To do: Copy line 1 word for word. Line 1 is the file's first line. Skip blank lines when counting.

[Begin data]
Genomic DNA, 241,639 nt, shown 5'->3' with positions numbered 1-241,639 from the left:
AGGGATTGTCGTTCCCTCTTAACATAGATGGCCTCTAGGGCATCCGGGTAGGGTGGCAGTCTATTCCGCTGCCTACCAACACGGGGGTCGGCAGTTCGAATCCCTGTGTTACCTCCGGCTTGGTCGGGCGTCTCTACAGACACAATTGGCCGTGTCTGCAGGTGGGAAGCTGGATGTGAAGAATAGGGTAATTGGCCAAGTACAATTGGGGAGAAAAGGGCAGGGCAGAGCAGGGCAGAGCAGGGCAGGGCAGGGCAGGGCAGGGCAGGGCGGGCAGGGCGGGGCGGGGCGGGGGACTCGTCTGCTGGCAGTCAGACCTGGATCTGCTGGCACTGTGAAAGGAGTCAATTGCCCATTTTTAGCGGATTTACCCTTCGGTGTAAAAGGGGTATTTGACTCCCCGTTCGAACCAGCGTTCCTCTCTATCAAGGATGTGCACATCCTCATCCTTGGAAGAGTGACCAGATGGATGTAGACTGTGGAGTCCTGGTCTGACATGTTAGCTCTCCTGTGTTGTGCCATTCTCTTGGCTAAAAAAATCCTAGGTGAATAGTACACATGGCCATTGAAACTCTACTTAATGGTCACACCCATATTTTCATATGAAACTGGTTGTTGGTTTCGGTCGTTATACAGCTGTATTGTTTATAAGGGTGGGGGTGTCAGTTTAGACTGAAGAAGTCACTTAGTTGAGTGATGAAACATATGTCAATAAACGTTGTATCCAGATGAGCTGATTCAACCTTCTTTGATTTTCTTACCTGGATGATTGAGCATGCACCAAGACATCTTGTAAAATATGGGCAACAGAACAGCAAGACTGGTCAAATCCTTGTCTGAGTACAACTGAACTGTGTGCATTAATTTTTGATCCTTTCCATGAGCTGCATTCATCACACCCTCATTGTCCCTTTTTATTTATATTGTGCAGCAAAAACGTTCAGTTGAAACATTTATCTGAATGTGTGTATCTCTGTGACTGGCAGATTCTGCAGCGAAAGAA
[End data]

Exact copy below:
Genomic DNA, 241,639 nt, shown 5'->3' with positions numbered 1-241,639 from the left: